One of the interesting aspects of being the official Opposition critic for transportation is that it enables me to reflect on similar needs for communities in what would appear to be very differing circumstances. For our province to have a healthy environment, economy, and social infrastructure we have to have a transportation system that works – that allows people and goods to move easily and effectively.
Sadly we don’t. That is one of the problems with the government’s intransigence over BC Ferries: by greatly increasing costs over the last few years, commerce and communities are choked. That is very clear in the regular figures we see showing declining ridership. There has been an 8% drop in ridership as fares have skyrocketed. Even BC Ferries' spokesperson admits it’s often cheaper to fly than to take the ferry – an absurdity and a clear example of “Liberal math”. They do not realize that trying to make a profit from this highway is killing communities.
There are similar debates about moving people and goods in the Lower Mainland. We have spent much of this week in discussing two bills about Translink, the authority that governs public transport, highways and bridges from the US border in Surrey up to North and West Vancouver. There are many diverse communities with many problems, and like it or not, this is where BC’s population is concentrated. For a healthy provincial economy we need to make sure that people and goods are moving efficiently through the various municipalities.
But as I mentioned when I spoke about
the two bills those needs are being ignored
by the BC Liberals. One of the bills tries to repair some of the problems created by the former Transportation Minister, Kevin Falcon, when he took responsibility away from the democratically elected Mayors and Council and placed it with an appointed Board. However the bill doesn’t wholly fix the mess that was created, still leaving a two-tiered system. This is exacerbated by a second bill which would mean that every time new funding is needed for public transit in the Lower Mainland, there would have to be a referendum – something none of the mayors in the area want.
I fundamentally disagree with deciding tax policy by referendum. Our system is not the same as the US where referenda are regularly used, and have caused serious financial problems for governments: California is the prime example. When people are asked flat out do they want new taxes, they tend to say no. And to decide the financing of public transit the same way is a slippery slope.
Local governments are going to see some changes because of another couple of bills which were debated this week. One will put municipal and regional district elections on a four, rather than three, year cycle. The second bill will give oversight of election spending to Elections BC. While this is a positive move, the same bill did not place campaign spending limits on candidates which would have been a wise move.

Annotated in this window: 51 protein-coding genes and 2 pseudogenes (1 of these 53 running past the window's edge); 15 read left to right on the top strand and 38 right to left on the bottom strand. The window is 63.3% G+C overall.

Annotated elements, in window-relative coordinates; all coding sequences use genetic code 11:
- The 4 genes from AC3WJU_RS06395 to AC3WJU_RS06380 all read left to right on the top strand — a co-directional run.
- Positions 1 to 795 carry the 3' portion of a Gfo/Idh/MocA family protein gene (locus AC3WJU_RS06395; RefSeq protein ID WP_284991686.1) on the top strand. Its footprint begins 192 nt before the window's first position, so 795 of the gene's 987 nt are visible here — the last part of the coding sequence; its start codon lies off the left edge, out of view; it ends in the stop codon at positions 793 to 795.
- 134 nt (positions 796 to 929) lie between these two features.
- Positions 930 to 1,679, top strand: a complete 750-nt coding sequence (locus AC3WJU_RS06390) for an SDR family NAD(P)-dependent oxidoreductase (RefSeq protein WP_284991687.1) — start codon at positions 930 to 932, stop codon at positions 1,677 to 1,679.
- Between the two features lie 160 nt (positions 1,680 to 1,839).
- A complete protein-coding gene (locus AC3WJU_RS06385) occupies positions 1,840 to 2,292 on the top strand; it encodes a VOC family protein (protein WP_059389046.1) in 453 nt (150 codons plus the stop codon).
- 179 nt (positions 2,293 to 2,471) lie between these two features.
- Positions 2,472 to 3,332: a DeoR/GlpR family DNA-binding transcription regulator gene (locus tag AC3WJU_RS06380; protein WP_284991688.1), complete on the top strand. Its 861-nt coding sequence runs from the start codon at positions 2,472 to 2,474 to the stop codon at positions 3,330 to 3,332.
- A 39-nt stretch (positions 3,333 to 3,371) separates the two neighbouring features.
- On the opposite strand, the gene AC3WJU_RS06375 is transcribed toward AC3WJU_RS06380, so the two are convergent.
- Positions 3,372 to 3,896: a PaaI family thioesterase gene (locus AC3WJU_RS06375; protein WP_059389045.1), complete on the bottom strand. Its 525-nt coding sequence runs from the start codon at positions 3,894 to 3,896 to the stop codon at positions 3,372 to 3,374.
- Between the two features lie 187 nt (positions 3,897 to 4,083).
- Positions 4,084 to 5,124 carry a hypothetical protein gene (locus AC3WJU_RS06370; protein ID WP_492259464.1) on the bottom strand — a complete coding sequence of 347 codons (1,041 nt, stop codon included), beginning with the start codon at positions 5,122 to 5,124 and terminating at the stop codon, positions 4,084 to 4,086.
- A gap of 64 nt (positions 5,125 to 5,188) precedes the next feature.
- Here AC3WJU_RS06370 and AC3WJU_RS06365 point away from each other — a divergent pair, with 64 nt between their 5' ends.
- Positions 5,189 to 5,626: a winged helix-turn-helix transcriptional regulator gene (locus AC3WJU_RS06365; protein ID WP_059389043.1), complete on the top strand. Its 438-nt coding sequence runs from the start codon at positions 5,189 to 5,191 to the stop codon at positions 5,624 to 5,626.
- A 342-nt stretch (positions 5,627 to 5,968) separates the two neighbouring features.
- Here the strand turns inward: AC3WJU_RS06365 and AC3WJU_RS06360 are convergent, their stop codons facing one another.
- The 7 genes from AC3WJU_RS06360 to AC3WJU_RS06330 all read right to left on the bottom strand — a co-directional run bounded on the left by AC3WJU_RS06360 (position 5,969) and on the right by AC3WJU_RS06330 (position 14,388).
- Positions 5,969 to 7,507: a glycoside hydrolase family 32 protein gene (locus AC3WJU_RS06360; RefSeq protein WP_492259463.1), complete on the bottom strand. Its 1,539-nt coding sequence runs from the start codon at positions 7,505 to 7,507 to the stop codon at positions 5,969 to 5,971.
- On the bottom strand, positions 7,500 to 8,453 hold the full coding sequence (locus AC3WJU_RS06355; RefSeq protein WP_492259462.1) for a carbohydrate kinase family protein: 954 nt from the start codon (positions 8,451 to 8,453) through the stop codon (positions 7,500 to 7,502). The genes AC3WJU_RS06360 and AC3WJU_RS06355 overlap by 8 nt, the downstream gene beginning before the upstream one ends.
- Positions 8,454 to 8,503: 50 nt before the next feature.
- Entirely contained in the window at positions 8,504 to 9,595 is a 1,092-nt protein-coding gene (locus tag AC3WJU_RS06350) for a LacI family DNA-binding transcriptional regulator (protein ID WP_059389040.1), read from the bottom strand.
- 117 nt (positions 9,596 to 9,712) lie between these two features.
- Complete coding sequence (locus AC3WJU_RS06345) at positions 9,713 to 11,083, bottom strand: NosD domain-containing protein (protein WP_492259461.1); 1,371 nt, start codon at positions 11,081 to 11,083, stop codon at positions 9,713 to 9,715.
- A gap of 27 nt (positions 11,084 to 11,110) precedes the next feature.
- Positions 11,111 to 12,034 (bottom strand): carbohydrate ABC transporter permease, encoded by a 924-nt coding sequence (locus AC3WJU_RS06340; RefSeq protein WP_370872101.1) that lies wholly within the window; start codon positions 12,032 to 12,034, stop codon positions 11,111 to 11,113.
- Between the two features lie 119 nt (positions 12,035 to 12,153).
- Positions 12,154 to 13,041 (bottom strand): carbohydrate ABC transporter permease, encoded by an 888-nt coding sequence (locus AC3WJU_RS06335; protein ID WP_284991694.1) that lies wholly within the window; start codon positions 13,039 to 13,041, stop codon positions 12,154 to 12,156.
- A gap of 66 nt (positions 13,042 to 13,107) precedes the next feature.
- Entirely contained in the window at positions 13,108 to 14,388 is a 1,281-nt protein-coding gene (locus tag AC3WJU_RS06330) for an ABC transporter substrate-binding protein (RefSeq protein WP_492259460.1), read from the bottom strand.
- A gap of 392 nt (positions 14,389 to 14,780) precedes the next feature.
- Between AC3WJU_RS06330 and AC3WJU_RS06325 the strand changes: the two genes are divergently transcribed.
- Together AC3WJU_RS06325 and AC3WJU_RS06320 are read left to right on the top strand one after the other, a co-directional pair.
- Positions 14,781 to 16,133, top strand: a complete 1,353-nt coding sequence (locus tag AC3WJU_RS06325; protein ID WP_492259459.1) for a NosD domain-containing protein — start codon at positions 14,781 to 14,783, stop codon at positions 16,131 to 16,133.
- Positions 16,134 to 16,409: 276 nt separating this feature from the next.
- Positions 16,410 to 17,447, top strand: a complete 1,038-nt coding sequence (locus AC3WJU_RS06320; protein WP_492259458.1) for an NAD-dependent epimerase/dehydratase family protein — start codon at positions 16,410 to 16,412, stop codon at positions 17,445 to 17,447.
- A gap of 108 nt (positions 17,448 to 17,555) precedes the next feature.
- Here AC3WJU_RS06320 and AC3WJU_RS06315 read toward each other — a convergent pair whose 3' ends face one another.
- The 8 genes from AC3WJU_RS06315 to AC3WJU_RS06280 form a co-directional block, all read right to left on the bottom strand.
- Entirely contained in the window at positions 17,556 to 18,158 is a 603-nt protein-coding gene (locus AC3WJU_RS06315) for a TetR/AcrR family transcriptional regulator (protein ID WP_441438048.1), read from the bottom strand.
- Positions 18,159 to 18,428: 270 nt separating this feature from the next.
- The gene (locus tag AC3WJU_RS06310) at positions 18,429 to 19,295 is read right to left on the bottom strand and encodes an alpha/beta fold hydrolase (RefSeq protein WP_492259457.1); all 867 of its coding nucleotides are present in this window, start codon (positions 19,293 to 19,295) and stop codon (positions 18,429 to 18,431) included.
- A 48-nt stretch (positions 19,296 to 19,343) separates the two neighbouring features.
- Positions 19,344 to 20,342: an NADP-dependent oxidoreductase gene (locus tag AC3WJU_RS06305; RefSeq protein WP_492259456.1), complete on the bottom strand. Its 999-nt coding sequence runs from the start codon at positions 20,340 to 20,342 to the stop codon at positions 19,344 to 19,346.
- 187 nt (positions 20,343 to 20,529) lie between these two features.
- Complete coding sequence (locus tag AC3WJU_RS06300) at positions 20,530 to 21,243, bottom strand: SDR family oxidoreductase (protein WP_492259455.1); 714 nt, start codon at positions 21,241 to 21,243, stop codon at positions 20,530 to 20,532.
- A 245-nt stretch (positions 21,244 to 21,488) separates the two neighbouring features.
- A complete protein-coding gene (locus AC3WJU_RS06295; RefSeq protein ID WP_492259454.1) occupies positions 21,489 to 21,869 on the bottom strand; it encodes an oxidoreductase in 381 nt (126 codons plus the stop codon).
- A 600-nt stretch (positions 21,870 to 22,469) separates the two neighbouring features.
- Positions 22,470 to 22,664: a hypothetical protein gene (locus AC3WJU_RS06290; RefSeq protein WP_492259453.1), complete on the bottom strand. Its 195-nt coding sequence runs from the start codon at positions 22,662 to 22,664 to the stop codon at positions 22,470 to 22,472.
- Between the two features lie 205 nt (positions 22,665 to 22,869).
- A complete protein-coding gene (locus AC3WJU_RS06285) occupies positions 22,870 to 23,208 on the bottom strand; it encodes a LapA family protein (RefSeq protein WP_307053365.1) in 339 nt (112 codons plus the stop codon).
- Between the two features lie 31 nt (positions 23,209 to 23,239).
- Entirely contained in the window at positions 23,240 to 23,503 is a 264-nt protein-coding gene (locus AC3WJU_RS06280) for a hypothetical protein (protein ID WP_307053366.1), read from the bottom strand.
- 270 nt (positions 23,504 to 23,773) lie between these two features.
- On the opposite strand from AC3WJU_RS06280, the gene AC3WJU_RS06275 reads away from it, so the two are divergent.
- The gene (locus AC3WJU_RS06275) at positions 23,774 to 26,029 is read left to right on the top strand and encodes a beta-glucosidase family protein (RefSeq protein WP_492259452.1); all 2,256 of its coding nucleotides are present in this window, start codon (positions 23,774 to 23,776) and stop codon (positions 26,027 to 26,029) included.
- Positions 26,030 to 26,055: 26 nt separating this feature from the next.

Question Period has been vociferous and varied. The BC Liberals continue to ignore fundamental issues. They can accept a massive payout to the former head of BC Lottery commission but not allow single mothers on welfare to receive child support. They continue to refuse to hold a public inquiry into the sawmill fire at the Babine mill in Burns Lake. And refuse to answer questions about the downgrading of the 911 service.
We are also raising the issue of the destruction of the Agricultural Land Reserve. Bill 24 is the BC Liberals' plan to separate the ALR into two zones, which will leave vast stretches of the province open to development; establish local panels with government appointees in oversight; and give the Minister a hands-on role in the Agricultural Land Commission. It will be debated when we return from an Easter break but we are hoping that there is such outrage across the province about the plan that the BC Liberals back down. At a time of climate change, when there is great awareness of the need for local production, we need to be defending and protecting out land reserve, not allowing it to be opened to development.
This week was National Volunteer Week and I had the opportunity to recognize the amazing range of volunteers in the North Island
. While I named a few people, the amazing numbers of people who get out into our communities and really make them work, is inspiring. Thank you.
I also was able to welcome a school group from Campbell River to the House and was pleased to meet and chat with them after their tour.
This weekend is the annual meeting of the Association of Vancouver Island Coastal Communities, which I will be attending in part. Ahead of that I look forward to going to the North Island College, Timberline School Education and Industry Expo.
I will be around the constituency for the next couple of weeks as the Legislature will be on Easter break. I’ll be visiting a number of communities as well as spending some time in Campbell River. I will also be talking to local farmers and people working on food security across the North Island ahead of the debate on the ALR so we can show how important agriculture is to all of us.
I can always be reached by email at Claire.trevena.mlaleg.bc.ca, on Facebook or clairetrevena on Twitter. You can contact me the traditional way by phone: 1 250 287 5100 in Campbell River, 1 250 949 949 9473 or toll free at 1 866 387 5100.